Old age no barrier to rectal resection

Published on December 5, 2012 at 9:15 AM · No Comments

By Kirsty Oswald, medwireNews Reporter

Advanced age alone should not rule out curative resection for rectal cancer, say the authors of a systematic review.

"Comorbidity, rather than age, increases mortality and the occurrence of complications after curative surgery for rectal cancer in elderly patients," say Mehdi Karoui (Pierre and Marie Curie University, Paris, France) and colleagues.

"The frailty of patients and preoperative anal sphincter function determine the operative indication and type of surgery."

The authors, reporting in The Lancet Oncology, reviewed 48 studies published between January 1985 and April 2012 on the outcomes of curative rectal cancer surgery in patients aged over 70 years.

They found that 30-day mortality was significantly higher in patients aged over 75 years than in younger patients. However, older patients had significantly more comorbidities prior to surgery than younger patients.

Postoperative morbidity was similar between the two age groups but in elderly patients was associated with pre-existing comorbidities. Meanwhile, rates of complications were similar across age groups but they were more likely to be severe in elderly patients.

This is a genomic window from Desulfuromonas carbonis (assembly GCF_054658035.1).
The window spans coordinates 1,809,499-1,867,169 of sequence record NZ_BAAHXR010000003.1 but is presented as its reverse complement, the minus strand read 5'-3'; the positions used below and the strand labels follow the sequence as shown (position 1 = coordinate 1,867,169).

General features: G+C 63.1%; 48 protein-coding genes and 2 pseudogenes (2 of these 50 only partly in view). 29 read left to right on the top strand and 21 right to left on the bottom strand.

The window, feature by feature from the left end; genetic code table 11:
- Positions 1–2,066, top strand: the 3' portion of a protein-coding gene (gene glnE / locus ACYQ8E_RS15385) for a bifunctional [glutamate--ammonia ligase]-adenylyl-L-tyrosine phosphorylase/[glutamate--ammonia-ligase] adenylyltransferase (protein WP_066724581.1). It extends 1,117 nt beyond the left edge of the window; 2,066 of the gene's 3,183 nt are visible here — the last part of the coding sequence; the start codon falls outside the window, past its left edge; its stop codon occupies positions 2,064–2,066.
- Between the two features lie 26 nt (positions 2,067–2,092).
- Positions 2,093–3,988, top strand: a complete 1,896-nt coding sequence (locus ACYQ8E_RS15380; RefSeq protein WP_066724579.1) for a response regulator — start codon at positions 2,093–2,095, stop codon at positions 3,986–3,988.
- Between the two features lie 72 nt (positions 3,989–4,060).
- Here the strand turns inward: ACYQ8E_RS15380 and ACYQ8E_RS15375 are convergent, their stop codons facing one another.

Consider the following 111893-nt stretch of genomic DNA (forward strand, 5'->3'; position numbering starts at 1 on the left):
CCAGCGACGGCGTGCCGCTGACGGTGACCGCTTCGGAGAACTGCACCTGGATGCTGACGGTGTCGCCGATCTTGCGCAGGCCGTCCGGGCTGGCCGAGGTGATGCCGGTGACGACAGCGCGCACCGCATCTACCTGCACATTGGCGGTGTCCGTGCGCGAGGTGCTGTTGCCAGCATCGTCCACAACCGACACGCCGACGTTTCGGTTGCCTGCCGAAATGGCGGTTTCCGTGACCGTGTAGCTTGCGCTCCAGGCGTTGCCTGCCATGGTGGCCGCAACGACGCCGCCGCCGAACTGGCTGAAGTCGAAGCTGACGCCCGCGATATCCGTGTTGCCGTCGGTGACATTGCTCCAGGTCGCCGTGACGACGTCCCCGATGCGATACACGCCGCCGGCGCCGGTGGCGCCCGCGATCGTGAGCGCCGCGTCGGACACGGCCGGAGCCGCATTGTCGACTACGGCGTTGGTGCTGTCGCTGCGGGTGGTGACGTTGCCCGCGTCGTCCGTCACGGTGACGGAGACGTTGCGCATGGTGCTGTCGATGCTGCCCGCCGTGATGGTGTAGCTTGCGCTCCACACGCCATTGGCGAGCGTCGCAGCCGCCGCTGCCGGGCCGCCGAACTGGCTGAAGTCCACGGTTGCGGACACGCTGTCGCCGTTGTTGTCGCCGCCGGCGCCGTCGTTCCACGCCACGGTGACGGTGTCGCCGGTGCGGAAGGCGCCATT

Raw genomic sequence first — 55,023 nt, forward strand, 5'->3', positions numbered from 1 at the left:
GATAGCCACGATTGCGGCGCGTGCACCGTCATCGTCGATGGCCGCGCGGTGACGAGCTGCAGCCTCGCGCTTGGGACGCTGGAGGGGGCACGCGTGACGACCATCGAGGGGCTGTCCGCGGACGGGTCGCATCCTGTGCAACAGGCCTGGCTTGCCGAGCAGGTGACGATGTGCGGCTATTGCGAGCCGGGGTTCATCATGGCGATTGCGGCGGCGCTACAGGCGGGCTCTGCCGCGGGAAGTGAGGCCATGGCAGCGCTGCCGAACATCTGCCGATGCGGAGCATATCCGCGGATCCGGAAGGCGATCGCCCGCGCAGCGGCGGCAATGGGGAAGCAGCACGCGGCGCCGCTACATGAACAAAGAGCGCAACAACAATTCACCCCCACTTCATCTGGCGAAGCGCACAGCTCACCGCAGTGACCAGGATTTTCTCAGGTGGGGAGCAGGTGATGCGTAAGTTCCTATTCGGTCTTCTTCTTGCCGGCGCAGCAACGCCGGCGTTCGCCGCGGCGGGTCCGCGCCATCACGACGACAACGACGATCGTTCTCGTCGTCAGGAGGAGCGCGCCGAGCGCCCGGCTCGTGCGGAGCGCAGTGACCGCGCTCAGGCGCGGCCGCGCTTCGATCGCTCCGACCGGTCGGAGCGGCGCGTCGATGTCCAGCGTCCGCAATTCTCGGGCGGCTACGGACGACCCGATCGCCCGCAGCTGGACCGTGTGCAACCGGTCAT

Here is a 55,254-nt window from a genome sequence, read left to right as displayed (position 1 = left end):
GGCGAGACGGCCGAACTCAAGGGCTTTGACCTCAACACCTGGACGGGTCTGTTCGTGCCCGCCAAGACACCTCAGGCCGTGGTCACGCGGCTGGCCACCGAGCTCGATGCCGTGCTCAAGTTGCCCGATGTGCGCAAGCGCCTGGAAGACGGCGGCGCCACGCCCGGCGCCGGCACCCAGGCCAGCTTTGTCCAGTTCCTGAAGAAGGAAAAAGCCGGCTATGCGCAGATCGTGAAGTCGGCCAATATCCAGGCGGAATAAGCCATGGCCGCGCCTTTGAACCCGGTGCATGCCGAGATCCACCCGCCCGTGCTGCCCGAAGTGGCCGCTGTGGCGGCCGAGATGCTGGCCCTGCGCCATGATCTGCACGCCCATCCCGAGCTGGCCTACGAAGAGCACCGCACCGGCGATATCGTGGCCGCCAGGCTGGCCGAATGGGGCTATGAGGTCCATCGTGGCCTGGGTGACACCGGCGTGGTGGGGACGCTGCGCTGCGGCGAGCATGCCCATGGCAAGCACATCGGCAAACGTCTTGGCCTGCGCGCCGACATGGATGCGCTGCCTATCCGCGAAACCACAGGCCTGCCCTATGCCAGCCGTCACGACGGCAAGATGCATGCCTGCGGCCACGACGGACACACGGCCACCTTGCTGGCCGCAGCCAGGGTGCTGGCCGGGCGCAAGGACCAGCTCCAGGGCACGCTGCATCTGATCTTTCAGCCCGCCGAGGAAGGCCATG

Overall 5-year survival was significantly lower in elderly patients compared with younger patients. However, a large retrospective study showed that cancer-specific survival has improved over recent years, and patients older than 75 years have comparable 5-year cancer-specific survival to younger patients (78.4 vs 80.1%).

The authors also report that, while physical, cognitive, and social functions were affected more in elderly patients, their overall quality of life after surgery did not differ from that of younger patients.

The authors say that careful preassessment of patients is needed to determine whether surgery is appropriate. In particular, assessment of sphincter function should be used to decide whether sphincter-saving surgery should be favored.

"Despite higher postoperative mortality and reduced overall survival, selected elderly patients benefit from radical surgery for rectal cancer," they write.

Karoui and colleagues say their review has highlighted a dearth of research on the outcomes of rectal surgery in older patients and that more studies are needed.

"In particular, these studies should raise the question of the most suitable type of diverting stoma for this population, and the extension of indications for local excision (with or without neoadjuvant or adjuvant chemoradiotherapy) for patients with significant comorbidities," they conclude.

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